The Sprint book doesn’t mention highlighters when listing out sprint supplies, nor does it reference the use of a highlighter during the concrete examples and stories provided. After running numerous Sprints, I’ve found highlighters to be a facilitator’s friend. I often have someone highlight copy that resonates with the team when we are reviewing sketches. This is handy during prototyping, as we can use this copy. I also recommend that new facilitators highlight relevant sections of the book that will help them remember critical elements in the heat of the moment. The highlighters can also be handy during sketching to help bring focus to specific notes you are most excited about, including in your sketch.
Dot voting is probably my favorite thing about Design Sprints. Whether it is the smaller dots and the team is marking the pieces that are compelling and exciting to them or the larger binding votings, the energy level in the room is elevating and infectious. Stick with the ChromaLabels. The Averys are tempting as they are less expensive, however, the ChromaLabels are easier to move, because the dispenser makes handling much easier, and the Avery stickers are difficult to remove from glass. You will need 3/4” (0.75) pink dots and 1/4″ (0.25) blue dots.
Printer paper is mainly used for note-taking and for assembling your sketch. It’s always handy to have scratch paper around anyway, so make sure your printer isn’t running low or simply stock up.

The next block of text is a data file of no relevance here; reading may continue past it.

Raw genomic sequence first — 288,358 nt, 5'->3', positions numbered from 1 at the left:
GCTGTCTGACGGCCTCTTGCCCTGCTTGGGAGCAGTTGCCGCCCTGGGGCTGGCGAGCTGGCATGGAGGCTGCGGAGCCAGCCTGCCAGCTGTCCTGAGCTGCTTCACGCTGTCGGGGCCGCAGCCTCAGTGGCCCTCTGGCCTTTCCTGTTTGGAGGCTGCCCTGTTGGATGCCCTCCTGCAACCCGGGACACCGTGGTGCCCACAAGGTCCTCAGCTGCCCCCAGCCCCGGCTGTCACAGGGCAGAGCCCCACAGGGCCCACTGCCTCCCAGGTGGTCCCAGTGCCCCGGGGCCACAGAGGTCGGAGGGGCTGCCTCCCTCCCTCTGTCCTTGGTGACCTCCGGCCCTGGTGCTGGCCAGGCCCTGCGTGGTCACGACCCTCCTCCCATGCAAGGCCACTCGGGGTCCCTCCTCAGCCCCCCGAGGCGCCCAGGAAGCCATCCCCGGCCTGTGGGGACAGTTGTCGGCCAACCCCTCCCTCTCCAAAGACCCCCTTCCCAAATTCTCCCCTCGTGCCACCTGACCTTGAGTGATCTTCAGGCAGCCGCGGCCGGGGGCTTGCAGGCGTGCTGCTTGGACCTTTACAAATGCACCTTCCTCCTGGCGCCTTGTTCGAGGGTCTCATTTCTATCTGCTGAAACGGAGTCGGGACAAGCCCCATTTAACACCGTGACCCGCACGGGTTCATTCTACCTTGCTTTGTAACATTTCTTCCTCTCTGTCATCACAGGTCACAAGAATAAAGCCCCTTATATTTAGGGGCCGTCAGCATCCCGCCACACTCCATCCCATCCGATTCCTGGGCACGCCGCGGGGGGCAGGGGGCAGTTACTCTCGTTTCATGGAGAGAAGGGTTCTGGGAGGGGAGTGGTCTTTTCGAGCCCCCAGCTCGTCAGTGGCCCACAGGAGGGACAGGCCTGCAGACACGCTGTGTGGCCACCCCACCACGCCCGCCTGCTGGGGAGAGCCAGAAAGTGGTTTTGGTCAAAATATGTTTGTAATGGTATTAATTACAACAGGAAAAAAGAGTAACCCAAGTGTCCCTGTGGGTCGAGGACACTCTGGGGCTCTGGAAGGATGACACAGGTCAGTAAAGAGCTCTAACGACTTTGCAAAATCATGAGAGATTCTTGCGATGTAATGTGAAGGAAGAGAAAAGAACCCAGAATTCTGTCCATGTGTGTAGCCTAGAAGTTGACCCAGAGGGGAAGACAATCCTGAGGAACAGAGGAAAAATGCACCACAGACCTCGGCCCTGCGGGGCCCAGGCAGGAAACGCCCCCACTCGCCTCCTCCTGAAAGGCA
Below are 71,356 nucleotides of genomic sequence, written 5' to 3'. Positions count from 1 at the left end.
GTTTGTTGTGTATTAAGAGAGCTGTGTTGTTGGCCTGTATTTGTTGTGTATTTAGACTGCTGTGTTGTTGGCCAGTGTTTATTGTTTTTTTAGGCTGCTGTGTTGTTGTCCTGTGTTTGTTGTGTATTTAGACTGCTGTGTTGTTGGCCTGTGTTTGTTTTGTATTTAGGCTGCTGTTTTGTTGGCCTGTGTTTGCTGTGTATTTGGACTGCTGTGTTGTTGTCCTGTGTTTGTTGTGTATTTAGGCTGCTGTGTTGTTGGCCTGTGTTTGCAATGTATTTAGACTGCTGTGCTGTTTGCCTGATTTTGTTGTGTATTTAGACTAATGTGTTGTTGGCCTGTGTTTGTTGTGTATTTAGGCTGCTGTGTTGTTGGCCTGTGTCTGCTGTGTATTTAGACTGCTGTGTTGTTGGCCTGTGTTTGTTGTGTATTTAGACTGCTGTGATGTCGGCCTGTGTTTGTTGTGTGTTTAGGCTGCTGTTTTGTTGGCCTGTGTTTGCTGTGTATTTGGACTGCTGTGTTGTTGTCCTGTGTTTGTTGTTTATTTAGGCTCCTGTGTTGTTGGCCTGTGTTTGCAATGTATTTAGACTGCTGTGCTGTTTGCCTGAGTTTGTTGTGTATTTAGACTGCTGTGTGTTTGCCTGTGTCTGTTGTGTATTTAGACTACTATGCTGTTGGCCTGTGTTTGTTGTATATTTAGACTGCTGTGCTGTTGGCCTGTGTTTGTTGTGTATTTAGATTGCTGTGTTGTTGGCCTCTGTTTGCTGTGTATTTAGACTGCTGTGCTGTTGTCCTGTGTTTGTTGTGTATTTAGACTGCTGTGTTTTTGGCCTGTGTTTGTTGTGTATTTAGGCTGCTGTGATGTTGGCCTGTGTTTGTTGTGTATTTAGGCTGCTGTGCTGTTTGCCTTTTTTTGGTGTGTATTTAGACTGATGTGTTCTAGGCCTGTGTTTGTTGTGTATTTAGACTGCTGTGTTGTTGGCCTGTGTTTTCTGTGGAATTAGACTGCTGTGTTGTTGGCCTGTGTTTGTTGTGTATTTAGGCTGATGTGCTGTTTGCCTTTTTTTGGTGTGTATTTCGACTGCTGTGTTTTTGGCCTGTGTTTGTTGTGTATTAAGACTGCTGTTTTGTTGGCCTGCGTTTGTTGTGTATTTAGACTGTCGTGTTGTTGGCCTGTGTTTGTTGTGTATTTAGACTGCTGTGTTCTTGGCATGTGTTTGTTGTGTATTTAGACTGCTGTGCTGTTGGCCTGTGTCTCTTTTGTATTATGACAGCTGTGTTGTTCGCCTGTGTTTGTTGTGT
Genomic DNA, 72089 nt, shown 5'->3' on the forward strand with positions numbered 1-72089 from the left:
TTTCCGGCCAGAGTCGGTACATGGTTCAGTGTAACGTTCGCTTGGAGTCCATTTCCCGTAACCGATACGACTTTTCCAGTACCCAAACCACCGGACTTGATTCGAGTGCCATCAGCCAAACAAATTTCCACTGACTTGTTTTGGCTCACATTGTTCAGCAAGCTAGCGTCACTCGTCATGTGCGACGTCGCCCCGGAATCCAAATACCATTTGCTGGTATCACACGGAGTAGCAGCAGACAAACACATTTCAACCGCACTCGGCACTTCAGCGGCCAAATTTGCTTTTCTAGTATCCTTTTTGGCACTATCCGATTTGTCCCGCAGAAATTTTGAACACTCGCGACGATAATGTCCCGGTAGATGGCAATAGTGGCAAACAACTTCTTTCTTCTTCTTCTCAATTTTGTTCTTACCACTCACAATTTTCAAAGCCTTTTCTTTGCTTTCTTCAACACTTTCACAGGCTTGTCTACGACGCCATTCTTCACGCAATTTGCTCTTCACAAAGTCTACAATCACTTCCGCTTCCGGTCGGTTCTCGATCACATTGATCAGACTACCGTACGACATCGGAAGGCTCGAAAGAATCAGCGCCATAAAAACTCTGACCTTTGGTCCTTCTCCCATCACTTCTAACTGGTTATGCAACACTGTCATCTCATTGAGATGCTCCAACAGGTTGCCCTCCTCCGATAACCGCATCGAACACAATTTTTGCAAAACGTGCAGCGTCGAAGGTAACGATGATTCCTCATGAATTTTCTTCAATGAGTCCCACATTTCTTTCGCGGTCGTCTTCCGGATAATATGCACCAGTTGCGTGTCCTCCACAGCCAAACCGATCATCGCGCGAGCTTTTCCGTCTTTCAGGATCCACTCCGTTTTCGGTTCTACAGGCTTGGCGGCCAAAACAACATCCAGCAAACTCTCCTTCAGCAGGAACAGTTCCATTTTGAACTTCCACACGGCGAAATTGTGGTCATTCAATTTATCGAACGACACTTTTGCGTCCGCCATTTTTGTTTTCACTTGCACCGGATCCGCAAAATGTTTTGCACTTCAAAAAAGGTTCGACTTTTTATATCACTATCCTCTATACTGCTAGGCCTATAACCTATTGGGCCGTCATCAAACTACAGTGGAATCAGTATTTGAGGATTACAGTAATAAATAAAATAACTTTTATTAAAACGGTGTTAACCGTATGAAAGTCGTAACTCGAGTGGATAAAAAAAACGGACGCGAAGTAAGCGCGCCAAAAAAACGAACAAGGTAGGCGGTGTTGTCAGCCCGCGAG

Get 1 roll of masking or painters tape for posting solution sketches on the walls. Some walls don’t play nice with post-it notes, so having this tape around to hold up notes can prove helpful.
Last but not least, make sure that you have ordered snacks. You have to take care of the humans! In addition to making sure you have planned for daily lunches to arrive on time, have some snacks on hand so that the team can avoid becoming hangry. It is best to avoid sugar and excess carbs, instead focus on protein and fiber. You may be tempted to get donuts, pastries, bagels, or other sweet treats to celebrate this great work you are doing, however, this will undermine your creativity and zap your energy. Instead, consider low sugar, protein-rich foods such as nuts, jerky, vegetables & hummus, fruit, low-fat yogurt, and protein bars (check the sugar content). Use these same guidelines when ordering lunch; consider salads or some other light fare.
The Sprint Book
While not required, I highly encourage you to buy a copy of the Sprint Book for every member of the team that is participating in your Design Sprint. I’ve noticed that when teams read about the process, they find it easier to dive right in on Day 1, and they have better expectations around potential outcomes of the Sprint.
If you have limited whiteboard or wall space for post-its & sketches, flip charts can save the day. Consider getting 1 or 2 pads just in case you need them, they always seem to come in handy, especially if you can’t reserve the same room for the full week.
If you are running remote interviews and need your candidate to see you, or running an in-person interview and need your observers to see your tester and the actions they are taking, don’t forget to get a webcam.
Rolling Dry Erase Board
If you are short on dry erase boards and wall space, consider a rolling dry erase board. Even when I have plenty of wall space, I love having a few of these boards on hand. It’s great to have the ability to move them from room to room or team to team. They also rotate, so you can have 2 different sets of content handy in the same place.
Dry Erase Paint
Dry erase paint can be handy if you don’t want to hang actual whiteboards, or want to cover more space without buying tons of whiteboards. Turn your wall into the whiteboard!
Hopefully, this list of supplies helped you get a handle of the purpose and reasoning behind the recommended supplies. I’m confident that your Sprint will run better if you buy the proper supplies as I’ve seen it make it a difference in all of the Sprints I’ve facilitated.